Recently released numbers by the USDA show that the drought affected crop yields last hear differently across Western Illinois.
Corn yields in McDonough and Mason counties were down thirty bushels per acre from last year. Adams and Pike County were down 60 bushels while Mercer County was actually up twenty.
Mark Bernards, a Crop Science professor at Western Illinois University said counties received different amounts rain and that was the main cause for the differences.
He says corn has a two week period in the spring when in pollinates, in which rain is critical.
"Part of it is just the way that corn works," Bernards said, " if it's dry or stressed at the time of pollination which is a week or two weeks in any given field, it can have a dramatic impact on yield."
Bernards said soybeans were less affected by the drought because they have a wider window of time in which they can benefit from rain. He says hurricane Isaac was able to bring much needed rain at the end of August.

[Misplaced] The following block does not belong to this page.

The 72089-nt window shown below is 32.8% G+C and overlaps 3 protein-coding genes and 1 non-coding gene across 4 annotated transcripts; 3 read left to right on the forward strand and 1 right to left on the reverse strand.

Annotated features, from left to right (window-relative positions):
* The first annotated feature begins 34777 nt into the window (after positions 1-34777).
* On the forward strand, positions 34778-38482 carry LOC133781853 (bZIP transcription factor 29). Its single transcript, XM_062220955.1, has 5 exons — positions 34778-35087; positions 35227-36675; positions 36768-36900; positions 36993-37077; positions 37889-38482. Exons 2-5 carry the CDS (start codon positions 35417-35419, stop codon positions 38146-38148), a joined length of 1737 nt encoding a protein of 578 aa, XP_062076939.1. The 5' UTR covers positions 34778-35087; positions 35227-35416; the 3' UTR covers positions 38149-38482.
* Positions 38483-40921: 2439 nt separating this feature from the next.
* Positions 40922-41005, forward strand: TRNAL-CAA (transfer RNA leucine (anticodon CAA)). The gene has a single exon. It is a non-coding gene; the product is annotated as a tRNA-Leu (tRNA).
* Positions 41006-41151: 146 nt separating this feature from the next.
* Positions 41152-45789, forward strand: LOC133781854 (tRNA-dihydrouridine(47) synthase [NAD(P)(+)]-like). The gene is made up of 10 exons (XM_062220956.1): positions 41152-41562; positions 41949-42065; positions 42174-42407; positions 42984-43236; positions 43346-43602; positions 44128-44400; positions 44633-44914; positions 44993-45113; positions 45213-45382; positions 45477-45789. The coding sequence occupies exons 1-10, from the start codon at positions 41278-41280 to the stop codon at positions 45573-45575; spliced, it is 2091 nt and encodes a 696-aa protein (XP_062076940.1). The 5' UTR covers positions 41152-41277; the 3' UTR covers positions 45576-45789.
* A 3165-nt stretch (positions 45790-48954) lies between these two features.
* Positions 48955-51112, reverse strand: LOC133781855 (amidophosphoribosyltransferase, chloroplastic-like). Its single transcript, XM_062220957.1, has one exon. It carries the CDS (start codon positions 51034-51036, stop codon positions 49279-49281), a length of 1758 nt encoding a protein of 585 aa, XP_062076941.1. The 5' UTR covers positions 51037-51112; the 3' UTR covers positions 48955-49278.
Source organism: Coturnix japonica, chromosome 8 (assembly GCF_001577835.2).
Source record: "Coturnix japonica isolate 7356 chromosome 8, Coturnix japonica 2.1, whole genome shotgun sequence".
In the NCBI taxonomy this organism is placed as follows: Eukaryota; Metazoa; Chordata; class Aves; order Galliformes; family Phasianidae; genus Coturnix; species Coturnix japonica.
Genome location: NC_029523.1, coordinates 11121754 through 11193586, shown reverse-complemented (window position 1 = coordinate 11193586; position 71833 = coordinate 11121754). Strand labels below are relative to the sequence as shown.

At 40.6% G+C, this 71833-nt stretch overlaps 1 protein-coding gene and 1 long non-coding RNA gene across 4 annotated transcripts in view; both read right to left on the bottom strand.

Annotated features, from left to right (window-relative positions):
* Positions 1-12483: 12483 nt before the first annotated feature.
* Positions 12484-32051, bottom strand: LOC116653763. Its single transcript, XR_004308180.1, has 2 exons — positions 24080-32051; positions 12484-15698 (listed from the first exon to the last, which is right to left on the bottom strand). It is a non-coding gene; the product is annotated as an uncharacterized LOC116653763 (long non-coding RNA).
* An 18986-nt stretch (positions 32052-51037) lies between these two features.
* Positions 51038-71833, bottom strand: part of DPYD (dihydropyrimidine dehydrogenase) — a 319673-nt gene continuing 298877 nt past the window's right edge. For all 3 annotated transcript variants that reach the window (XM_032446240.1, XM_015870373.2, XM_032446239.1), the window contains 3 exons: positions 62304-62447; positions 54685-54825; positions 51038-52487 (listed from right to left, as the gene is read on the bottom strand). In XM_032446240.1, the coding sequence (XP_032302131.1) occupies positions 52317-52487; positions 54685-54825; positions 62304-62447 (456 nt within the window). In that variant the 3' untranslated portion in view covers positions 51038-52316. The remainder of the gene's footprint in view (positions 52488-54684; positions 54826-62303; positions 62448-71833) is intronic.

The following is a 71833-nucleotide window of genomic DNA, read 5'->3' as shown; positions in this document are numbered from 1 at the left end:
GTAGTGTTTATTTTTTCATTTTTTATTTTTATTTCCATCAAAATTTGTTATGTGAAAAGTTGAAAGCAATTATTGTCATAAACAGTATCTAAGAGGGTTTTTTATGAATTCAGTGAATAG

Even though rainfall had the most impact on yields, the differences in soil types across Western Illinois also made a difference. Bernards said south of McDonough county top-soils are thinner and able to hold less moisture, which may account for part of the lower yields in places like Schuyler and Pike counties.
Bernards said this drought season may cause farmers to changes their tillage systems to things like conservation tillage and no-tillage. These leave more residue from the previous year's crop in the field which helps hold moisture in the soil.
Data for the crop yield map provided by the University of Illinois' Hill and Furrow Blog.